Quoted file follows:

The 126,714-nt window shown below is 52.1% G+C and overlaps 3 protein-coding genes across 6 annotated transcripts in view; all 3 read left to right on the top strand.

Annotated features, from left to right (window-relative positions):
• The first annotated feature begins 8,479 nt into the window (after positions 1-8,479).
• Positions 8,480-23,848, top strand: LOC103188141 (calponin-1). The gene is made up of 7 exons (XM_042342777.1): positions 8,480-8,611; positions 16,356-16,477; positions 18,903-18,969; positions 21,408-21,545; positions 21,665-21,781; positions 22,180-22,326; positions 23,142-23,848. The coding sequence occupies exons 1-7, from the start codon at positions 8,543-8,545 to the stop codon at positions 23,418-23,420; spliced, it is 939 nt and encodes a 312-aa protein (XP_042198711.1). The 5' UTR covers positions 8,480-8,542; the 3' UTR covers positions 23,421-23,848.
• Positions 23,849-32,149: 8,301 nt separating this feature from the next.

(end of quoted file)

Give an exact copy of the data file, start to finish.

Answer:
The 126,714-nt window shown below is 52.1% G+C and overlaps 3 protein-coding genes across 6 annotated transcripts in view; all 3 read left to right on the top strand.

Annotated features, from left to right (window-relative positions):
• The first annotated feature begins 8,479 nt into the window (after positions 1-8,479).
• Positions 8,480-23,848, top strand: LOC103188141 (calponin-1). The gene is made up of 7 exons (XM_042342777.1): positions 8,480-8,611; positions 16,356-16,477; positions 18,903-18,969; positions 21,408-21,545; positions 21,665-21,781; positions 22,180-22,326; positions 23,142-23,848. The coding sequence occupies exons 1-7, from the start codon at positions 8,543-8,545 to the stop codon at positions 23,418-23,420; spliced, it is 939 nt and encodes a 312-aa protein (XP_042198711.1). The 5' UTR covers positions 8,480-8,542; the 3' UTR covers positions 23,421-23,848.
• Positions 23,849-32,149: 8,301 nt separating this feature from the next.